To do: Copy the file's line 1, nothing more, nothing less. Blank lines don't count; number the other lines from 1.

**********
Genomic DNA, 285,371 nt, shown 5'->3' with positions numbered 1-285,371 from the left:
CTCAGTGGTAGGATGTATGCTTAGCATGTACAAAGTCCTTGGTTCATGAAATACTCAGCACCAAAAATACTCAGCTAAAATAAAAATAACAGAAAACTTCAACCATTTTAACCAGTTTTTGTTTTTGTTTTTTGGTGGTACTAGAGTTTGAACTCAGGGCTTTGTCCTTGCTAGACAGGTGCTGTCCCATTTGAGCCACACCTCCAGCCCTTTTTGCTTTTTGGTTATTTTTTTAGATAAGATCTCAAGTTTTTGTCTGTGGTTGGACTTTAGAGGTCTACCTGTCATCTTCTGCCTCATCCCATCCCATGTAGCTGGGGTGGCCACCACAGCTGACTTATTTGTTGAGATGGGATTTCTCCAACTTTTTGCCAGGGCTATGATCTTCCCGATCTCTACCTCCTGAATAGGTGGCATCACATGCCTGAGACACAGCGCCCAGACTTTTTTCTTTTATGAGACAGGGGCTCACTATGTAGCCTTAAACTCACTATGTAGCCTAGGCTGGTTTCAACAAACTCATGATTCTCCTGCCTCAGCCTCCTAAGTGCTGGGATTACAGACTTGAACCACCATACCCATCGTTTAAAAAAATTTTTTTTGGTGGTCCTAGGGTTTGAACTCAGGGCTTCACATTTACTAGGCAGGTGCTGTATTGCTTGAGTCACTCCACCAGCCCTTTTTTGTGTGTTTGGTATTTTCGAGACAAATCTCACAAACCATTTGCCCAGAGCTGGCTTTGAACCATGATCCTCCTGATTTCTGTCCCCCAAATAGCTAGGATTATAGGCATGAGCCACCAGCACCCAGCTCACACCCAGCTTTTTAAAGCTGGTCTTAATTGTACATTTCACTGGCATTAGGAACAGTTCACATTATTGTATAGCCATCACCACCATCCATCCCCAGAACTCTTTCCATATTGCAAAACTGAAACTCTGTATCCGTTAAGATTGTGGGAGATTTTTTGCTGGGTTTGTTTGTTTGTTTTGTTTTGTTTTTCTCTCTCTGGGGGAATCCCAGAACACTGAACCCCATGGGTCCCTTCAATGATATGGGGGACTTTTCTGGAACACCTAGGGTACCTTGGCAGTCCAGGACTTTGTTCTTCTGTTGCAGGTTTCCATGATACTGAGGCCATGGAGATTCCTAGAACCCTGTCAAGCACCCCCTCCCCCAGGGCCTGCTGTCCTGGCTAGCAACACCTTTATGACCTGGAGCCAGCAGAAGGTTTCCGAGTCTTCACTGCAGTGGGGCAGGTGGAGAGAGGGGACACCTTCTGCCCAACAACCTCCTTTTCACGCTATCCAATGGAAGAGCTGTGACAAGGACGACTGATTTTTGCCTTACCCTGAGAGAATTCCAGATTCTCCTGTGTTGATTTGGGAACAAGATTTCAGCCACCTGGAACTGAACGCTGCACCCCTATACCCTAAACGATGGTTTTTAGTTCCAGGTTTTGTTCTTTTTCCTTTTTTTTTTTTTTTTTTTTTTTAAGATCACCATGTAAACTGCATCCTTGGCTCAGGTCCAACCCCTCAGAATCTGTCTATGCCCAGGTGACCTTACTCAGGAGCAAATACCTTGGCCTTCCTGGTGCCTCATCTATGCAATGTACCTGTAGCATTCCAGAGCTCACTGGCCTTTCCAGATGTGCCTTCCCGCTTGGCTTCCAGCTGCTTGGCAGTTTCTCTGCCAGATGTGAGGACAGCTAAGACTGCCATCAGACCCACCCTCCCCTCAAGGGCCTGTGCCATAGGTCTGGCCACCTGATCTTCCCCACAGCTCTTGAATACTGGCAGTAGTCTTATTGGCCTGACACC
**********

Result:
Genomic DNA, 285,371 nt, shown 5'->3' with positions numbered 1-285,371 from the left: